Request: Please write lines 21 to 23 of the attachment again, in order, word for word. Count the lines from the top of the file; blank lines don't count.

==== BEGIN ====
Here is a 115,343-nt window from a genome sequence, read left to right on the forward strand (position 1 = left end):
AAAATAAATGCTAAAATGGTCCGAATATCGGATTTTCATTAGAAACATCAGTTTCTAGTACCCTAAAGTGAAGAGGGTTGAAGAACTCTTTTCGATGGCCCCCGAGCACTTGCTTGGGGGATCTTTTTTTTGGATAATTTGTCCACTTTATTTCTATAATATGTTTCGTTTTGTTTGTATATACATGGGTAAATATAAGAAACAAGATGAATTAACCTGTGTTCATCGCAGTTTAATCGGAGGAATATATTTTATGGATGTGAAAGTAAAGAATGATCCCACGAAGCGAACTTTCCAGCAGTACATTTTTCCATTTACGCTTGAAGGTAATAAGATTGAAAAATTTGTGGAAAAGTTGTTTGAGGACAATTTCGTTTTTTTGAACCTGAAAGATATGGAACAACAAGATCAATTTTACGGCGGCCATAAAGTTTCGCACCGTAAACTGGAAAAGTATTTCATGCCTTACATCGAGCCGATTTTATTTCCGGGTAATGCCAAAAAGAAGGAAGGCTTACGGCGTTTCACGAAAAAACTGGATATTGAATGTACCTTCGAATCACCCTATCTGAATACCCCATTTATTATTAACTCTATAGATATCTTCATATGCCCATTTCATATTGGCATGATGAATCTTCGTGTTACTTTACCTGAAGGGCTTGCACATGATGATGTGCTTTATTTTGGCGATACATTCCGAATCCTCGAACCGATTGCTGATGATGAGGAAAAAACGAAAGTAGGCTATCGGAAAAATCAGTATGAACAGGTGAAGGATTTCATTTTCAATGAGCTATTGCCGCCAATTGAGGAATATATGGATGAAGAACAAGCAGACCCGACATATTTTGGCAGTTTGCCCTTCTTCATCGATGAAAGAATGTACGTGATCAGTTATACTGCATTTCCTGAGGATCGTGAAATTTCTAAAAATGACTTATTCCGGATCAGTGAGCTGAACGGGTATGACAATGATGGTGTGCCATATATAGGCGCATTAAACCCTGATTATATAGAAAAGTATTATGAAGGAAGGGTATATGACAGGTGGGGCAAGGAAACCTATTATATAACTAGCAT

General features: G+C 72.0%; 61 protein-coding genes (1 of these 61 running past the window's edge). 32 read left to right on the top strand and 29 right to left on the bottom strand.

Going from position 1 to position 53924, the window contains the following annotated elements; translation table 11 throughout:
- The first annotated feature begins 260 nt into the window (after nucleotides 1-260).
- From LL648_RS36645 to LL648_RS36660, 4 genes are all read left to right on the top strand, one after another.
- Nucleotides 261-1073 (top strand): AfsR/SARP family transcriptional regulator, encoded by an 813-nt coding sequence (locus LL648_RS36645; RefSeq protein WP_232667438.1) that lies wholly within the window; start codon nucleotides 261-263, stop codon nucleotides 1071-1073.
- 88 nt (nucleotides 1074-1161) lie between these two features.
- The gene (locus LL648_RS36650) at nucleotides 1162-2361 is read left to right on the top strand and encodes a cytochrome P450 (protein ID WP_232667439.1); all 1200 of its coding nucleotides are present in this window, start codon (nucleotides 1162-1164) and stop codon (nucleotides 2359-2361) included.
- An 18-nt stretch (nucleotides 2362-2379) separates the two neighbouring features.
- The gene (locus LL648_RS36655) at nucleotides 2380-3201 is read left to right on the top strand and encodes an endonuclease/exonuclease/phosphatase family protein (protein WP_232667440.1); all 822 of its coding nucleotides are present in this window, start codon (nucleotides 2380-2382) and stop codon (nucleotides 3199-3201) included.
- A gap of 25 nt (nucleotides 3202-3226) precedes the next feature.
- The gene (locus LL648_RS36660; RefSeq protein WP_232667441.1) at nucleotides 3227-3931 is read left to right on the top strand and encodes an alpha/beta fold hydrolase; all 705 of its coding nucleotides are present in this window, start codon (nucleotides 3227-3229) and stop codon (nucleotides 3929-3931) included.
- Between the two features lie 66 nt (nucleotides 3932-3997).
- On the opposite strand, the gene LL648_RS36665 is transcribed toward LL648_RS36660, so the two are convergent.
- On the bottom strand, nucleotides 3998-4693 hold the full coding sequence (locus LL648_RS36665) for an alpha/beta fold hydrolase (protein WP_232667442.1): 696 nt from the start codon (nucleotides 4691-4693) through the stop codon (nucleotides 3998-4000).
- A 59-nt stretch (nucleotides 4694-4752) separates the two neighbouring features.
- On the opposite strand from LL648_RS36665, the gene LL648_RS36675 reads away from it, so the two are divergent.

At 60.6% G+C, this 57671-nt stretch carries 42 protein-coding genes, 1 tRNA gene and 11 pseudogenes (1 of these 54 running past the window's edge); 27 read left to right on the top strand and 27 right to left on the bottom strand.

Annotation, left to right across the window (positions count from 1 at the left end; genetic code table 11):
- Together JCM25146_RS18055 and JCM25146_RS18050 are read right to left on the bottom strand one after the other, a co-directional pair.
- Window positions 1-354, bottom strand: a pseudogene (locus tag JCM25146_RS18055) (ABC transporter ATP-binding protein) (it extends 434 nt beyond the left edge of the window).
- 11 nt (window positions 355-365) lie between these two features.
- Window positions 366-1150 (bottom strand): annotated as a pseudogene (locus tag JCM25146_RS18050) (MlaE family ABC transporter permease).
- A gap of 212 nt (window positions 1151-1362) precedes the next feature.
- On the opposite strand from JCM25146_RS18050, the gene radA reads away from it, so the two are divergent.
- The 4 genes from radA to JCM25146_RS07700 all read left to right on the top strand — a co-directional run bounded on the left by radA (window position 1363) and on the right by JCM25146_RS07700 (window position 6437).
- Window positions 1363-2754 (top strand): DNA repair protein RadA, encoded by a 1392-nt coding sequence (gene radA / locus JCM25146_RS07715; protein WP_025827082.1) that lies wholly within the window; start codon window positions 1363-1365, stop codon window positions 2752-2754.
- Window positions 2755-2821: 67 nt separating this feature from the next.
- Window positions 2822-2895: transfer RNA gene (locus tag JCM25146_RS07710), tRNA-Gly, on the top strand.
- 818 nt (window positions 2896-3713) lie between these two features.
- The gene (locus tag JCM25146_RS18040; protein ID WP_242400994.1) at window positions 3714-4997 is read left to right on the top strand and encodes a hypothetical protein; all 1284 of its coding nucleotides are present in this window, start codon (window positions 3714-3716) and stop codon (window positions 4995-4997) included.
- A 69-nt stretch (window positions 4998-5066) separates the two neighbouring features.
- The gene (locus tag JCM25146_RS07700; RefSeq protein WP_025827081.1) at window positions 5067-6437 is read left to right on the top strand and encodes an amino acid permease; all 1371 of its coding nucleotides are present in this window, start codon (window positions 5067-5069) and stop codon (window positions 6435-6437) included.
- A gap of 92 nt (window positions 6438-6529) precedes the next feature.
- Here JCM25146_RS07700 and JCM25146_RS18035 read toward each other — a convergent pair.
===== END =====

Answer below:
- Together JCM25146_RS18055 and JCM25146_RS18050 are read right to left on the bottom strand one after the other, a co-directional pair.
- Window positions 1-354, bottom strand: a pseudogene (locus tag JCM25146_RS18055) (ABC transporter ATP-binding protein) (it extends 434 nt beyond the left edge of the window).
- 11 nt (window positions 355-365) lie between these two features.